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A stool analysis is a series of tests done on a stool (feces) sample to help diagnose certain conditions affecting the digestive tract. These conditions can include infection (such as from parasites, viruses, or bacteria), poor nutrient absorption, or cancer.
For a stool analysis, a stool sample is collected in a clean container and then sent to the laboratory. Laboratory analysis includes microscopic examination, chemical tests, and microbiologic tests. The stool will be checked for colour, consistency, amount, shape, and the presence of mucus. The stool may be examined for hidden (occult) blood, fat, meat fibres, bile, white blood cells , and sugars called reducing substances. The pH of the stool also may be measured. A stool culture is done to find out if bacteria may be causing an infection.
Stool analysis is done to:
Many medicines can change the results of this test. You will need to avoid certain medicines depending on which kind of stool analysis you have. You may need to stop taking medicines such as antacids, antidiarrheal medicines, antiparasite medicines, antibiotics, laxatives, or non-steroidal anti-inflammatory drugs (NSAIDs) for 1 to 2 weeks before you have the test. Be sure to tell your doctor about all the non-prescription and prescription medicines you take.
Be sure to tell your doctor if you have:
If your stool is being tested for blood, you may need to avoid certain foods for 2 to 3 days before the test. This depends on what kind of stool test you use. And do not do the test during your menstrual period or if you have active bleeding from hemorrhoids. If you aren't sure about how to prepare, ask your doctor.
Do not use a stool sample for testing that has been in contact with toilet bowl cleaning products that turn the water blue.
Stool samples can be collected at home, in your doctor's office, at a medical clinic, or at the hospital. If you collect the samples at home, you will be given stool collection kits to use each day. Each kit contains applicator sticks and two sterile containers.
You may need to collect more than one sample over 1 to 3 days. Follow the same procedure for each day.
Collect the samples as follows:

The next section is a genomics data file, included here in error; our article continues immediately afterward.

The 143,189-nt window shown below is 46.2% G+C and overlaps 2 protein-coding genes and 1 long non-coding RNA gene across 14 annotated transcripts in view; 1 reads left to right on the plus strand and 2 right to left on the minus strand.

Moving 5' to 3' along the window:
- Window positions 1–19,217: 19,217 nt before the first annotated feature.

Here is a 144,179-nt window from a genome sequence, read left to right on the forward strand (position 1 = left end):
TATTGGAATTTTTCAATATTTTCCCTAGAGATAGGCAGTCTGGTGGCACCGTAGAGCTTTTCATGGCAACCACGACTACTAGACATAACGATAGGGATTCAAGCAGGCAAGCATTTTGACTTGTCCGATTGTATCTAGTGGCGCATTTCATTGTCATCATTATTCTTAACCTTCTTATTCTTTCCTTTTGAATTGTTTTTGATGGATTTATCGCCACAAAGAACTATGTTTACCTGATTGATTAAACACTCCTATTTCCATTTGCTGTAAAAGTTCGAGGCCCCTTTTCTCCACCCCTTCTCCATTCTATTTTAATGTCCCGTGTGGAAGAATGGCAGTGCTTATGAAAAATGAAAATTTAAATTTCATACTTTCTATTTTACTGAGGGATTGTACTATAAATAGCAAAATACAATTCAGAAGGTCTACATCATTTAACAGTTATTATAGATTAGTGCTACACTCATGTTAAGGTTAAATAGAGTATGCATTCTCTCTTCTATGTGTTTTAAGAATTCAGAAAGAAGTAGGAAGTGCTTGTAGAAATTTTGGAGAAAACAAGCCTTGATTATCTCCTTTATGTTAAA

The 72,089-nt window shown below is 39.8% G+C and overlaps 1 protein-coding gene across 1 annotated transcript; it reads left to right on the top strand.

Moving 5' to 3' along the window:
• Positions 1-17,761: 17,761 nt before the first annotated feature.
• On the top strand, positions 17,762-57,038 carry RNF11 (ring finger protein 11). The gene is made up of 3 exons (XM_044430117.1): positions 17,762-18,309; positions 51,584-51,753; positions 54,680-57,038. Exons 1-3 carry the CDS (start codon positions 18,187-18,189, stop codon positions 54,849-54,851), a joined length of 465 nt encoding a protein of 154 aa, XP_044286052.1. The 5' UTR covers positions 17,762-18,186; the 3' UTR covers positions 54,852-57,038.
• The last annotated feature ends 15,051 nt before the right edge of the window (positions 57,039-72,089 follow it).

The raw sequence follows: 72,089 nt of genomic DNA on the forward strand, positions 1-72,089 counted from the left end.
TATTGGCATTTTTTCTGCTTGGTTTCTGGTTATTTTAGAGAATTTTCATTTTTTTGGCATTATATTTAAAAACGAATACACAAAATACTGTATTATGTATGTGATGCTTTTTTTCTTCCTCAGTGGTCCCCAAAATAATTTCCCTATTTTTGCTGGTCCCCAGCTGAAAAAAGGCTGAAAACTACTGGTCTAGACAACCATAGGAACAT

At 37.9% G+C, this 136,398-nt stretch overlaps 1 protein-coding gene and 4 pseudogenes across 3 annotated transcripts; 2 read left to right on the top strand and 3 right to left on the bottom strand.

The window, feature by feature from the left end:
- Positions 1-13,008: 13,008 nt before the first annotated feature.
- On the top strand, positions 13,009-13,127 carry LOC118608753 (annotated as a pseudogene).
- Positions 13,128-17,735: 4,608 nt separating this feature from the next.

Take the sealed container to your doctor's office or the lab as soon as you can. You may need to deliver your sample to the lab within a certain time. Tell your doctor if you think you may have trouble getting the sample to the lab on time.
If the stool is collected in your doctor's office or the hospital, you will pass the stool in a plastic container that is inserted under the toilet seat or in a bedpan. A health professional will package the sample for lab analysis.
You will need to collect stool for 3 days in a row if the sample is being tested for quantitative fats. You will start to collect stool on the morning of the first day. The samples are placed in a large container and then refrigerated.
You may need to collect several stool samples over 7 to 10 days if you have digestive symptoms after travelling outside the country.
Sometimes a stool sample is collected using a rectal swab that contains a preservative. The swab is inserted into the rectum, rotated gently, and then withdrawn. It is placed in a clean, dry container and sent to the lab right away.
The test will take a few minutes each time you take a sample.
There is no pain while collecting a stool sample. If you are constipated, straining to pass stool may be painful.
If your health professional uses a rectal swab to collect the sample, you may feel some pressure or discomfort as the swab is inserted into your rectum.
Any stool sample may contain germs that can spread disease. Make sure to carefully wash your hands and use careful handling techniques to avoid spreading infection.
Each lab has a different range for what's normal. Your lab report should show the range that your lab uses for each test. The normal range is just a guide. Your doctor will also look at your results based on your age, health, and other factors. A value that isn't in the normal range may still be normal for you.
A stool analysis may check values for pH, reducing factors, and fat.
Stool analysis test results usually take at least 1 to 3 days.
The stool appears brown, soft, and well-formed in consistency.
The stool does not contain blood, mucus, pus, undigested meat fibres, harmful bacteria, viruses, fungi, or parasites.
The stool is shaped like a tube.
The stool is black, red, white, yellow, or green.
The stool is liquid or very hard.
There is too much stool.
The stool contains blood, mucus, pus, undigested meat fibres, harmful bacteria, viruses, fungi, or parasites.
The stool contains low levels of enzymes, such as trypsin or elastase.
Many conditions can change the results of a stool analysis. Your doctor will talk with you about any abnormal results that may be related to your symptoms and past health.
Adaptation Date: 2/24/2022
Adapted By: Alberta Health Services
Adaptation Reviewed By: Alberta Health Services
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